A widely observed pattern in nature is a positive relationship between local abundance and spatial distribution. This study investigates this relationship amongst three taxa namely rodents, millipedes and trees on regenerating and unmined coastal dune forests at Richards Bay, KwaZulu-Natal. No sensible analyses were possible on the rodent data. Both millipedes and trees had a positive relationship between local abundance and distribution (measured as species incidence). Millipedes showed no changes in the relationship with changes in habitat regeneration time. For trees, the regression slope decreased with time due to changes in abundance and incidence of Acacia karroo. Lack of bimodality in incidence frequency distributions ruled the core-satellite metapopulation hypothesis out as a mechanism producing the positive abundance-incidence relationship. The resource availability hypothesis was a most likely mechanism. This study confirmed that rare species tend to be restricted in both abundance and incidence.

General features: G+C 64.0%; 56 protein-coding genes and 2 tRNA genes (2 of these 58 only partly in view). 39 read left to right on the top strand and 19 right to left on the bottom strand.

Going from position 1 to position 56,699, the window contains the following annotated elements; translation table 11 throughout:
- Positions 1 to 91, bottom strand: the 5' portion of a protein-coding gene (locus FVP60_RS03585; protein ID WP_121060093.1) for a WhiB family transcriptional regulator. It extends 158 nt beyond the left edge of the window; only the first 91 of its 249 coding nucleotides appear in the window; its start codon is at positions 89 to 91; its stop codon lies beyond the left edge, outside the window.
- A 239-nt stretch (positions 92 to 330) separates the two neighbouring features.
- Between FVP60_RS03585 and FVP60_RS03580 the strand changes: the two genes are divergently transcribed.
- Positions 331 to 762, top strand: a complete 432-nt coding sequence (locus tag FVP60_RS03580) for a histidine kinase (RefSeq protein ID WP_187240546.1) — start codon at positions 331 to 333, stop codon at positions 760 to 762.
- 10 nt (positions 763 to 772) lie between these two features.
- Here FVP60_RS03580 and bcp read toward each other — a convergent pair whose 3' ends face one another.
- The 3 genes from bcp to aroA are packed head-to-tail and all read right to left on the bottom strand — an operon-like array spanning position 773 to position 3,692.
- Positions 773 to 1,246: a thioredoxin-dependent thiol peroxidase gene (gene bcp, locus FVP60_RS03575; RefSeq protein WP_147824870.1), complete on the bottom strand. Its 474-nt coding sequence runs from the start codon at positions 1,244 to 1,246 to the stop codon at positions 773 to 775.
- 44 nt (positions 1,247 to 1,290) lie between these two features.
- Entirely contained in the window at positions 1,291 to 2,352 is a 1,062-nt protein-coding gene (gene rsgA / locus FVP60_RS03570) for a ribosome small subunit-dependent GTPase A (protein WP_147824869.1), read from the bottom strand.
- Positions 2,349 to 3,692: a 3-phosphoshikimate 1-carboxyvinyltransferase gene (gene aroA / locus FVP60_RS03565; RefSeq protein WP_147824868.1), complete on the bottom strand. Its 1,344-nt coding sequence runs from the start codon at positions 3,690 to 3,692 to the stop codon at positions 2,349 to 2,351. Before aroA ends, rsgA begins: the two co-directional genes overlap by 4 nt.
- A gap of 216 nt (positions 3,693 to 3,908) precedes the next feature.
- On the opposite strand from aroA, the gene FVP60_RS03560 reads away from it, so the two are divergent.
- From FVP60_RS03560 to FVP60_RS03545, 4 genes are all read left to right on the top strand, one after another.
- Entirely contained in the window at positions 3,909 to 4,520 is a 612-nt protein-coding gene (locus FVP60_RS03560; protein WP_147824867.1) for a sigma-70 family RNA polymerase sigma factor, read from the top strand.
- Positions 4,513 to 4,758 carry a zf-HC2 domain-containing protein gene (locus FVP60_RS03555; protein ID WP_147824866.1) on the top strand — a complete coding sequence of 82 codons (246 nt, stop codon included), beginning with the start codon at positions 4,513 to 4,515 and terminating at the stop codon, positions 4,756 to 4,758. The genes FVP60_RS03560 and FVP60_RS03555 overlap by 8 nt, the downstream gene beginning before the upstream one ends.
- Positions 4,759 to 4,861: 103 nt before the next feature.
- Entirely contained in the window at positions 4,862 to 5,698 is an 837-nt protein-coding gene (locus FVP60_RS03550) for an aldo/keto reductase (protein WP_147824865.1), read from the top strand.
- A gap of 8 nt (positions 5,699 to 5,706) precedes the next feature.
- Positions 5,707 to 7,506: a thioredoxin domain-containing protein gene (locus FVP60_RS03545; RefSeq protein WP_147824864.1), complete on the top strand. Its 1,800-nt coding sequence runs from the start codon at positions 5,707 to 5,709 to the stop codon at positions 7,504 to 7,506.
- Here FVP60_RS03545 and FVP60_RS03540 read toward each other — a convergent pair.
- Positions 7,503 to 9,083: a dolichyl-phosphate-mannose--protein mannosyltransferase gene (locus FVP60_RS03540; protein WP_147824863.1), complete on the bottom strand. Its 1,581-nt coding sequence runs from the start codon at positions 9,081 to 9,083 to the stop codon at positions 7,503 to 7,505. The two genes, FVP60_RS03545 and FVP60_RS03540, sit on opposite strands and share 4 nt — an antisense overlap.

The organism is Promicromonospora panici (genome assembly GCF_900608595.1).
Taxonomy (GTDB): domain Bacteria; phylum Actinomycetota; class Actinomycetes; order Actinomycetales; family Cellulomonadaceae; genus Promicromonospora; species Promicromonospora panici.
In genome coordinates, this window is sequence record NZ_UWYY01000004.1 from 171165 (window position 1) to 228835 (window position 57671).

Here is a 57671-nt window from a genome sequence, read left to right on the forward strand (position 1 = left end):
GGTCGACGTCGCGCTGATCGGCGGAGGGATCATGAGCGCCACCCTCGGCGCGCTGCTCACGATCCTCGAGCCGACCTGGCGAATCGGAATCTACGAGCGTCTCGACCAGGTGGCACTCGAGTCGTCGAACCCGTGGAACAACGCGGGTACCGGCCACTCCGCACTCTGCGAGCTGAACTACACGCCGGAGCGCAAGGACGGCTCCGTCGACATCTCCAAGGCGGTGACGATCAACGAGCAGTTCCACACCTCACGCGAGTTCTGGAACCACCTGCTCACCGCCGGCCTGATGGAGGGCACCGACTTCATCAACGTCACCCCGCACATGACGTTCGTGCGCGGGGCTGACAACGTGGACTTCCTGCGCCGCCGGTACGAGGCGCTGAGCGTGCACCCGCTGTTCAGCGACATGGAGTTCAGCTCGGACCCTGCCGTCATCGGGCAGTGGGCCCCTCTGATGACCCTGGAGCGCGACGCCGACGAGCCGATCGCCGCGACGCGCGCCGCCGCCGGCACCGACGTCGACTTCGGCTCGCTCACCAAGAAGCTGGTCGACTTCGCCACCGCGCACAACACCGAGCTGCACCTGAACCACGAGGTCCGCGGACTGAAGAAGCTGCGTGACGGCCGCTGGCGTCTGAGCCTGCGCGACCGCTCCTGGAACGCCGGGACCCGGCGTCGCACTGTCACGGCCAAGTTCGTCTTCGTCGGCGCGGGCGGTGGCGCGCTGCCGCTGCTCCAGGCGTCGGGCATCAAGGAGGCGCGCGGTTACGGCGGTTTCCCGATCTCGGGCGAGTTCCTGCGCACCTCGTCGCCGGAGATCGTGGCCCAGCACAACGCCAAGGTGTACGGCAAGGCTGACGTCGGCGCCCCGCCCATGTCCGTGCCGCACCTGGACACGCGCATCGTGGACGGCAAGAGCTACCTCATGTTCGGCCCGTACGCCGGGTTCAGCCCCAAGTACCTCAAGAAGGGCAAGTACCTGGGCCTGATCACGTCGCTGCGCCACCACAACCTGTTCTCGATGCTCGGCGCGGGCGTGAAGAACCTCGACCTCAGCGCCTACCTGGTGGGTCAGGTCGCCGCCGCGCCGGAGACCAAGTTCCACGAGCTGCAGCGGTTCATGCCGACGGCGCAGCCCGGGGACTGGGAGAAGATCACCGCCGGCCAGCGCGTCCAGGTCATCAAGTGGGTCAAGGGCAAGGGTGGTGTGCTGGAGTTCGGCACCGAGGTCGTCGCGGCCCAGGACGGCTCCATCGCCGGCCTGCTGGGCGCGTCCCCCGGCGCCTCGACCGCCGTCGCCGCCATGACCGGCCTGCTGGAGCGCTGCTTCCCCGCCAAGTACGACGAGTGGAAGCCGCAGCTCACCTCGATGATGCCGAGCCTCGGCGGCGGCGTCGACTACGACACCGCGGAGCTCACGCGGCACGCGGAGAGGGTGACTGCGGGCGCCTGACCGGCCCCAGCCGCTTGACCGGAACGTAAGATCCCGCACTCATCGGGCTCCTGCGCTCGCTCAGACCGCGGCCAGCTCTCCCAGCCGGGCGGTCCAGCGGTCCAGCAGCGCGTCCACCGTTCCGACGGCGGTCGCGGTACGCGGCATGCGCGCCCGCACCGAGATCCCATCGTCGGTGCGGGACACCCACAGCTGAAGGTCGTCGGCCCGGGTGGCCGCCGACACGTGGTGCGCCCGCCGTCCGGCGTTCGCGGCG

Dissertation (MSc (Zoology))--University of Pretoria, 2007.